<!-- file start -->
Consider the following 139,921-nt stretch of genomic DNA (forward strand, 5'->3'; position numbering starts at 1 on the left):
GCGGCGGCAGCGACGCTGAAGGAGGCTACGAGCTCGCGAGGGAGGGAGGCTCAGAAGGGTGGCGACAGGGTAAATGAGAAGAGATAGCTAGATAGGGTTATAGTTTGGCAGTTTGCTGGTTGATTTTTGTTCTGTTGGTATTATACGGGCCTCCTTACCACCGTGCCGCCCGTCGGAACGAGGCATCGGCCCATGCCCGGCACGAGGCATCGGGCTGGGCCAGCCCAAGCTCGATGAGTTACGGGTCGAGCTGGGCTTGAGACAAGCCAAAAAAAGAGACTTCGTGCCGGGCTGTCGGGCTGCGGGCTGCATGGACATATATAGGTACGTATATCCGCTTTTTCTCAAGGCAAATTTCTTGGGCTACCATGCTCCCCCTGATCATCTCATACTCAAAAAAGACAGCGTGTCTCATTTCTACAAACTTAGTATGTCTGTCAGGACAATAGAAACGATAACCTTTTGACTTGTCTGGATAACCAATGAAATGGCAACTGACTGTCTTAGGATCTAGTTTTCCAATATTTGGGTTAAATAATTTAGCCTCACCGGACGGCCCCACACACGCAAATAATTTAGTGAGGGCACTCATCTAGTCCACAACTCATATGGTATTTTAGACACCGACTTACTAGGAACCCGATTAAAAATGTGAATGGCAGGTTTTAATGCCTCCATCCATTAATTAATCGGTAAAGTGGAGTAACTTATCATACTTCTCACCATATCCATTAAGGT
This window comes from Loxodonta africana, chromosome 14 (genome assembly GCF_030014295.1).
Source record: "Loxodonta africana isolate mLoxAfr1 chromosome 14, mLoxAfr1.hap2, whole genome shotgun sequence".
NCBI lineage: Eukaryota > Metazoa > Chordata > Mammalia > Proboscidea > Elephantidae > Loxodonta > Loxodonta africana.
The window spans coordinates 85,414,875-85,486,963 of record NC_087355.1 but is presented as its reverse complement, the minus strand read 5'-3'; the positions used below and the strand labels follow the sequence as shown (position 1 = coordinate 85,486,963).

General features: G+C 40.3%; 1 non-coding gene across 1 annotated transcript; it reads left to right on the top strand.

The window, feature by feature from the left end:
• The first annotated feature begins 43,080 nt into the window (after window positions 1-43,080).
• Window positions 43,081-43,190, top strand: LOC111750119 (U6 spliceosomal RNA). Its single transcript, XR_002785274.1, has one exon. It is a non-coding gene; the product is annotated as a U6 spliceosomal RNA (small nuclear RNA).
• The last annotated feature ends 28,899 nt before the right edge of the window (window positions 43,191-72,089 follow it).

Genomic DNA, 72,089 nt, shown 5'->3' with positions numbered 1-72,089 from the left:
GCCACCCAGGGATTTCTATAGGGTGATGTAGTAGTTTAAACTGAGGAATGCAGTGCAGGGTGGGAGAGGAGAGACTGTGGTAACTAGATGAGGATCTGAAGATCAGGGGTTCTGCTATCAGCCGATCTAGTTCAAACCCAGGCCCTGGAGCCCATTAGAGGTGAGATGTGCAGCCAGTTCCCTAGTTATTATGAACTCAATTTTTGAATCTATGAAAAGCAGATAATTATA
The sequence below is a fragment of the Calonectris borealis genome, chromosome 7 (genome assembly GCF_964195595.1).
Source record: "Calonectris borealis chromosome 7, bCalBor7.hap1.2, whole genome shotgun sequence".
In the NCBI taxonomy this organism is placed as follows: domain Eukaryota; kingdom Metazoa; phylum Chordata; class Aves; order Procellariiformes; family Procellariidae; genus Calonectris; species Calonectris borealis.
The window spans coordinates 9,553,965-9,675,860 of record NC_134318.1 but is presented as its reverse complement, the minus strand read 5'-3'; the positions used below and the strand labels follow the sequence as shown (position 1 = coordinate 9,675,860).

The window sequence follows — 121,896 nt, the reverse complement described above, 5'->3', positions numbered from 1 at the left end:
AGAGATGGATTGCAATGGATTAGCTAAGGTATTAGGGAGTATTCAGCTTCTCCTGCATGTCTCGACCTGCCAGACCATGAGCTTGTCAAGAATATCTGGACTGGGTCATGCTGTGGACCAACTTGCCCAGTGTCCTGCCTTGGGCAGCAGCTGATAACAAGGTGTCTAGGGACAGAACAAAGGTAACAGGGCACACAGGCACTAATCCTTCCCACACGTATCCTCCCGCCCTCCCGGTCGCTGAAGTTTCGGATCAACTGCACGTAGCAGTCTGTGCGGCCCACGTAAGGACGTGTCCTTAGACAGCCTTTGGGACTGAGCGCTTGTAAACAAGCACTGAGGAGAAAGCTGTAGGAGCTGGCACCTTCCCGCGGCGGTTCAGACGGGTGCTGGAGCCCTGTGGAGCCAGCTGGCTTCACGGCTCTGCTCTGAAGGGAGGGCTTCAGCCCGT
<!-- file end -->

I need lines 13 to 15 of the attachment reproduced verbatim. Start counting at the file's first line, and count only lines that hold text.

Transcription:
GCCACCCAGGGATTTCTATAGGGTGATGTAGTAGTTTAAACTGAGGAATGCAGTGCAGGGTGGGAGAGGAGAGACTGTGGTAACTAGATGAGGATCTGAAGATCAGGGGTTCTGCTATCAGCCGATCTAGTTCAAACCCAGGCCCTGGAGCCCATTAGAGGTGAGATGTGCAGCCAGTTCCCTAGTTATTATGAACTCAATTTTTGAATCTATGAAAAGCAGATAATTATA
The sequence below is a fragment of the Calonectris borealis genome, chromosome 7 (genome assembly GCF_964195595.1).
Source record: "Calonectris borealis chromosome 7, bCalBor7.hap1.2, whole genome shotgun sequence".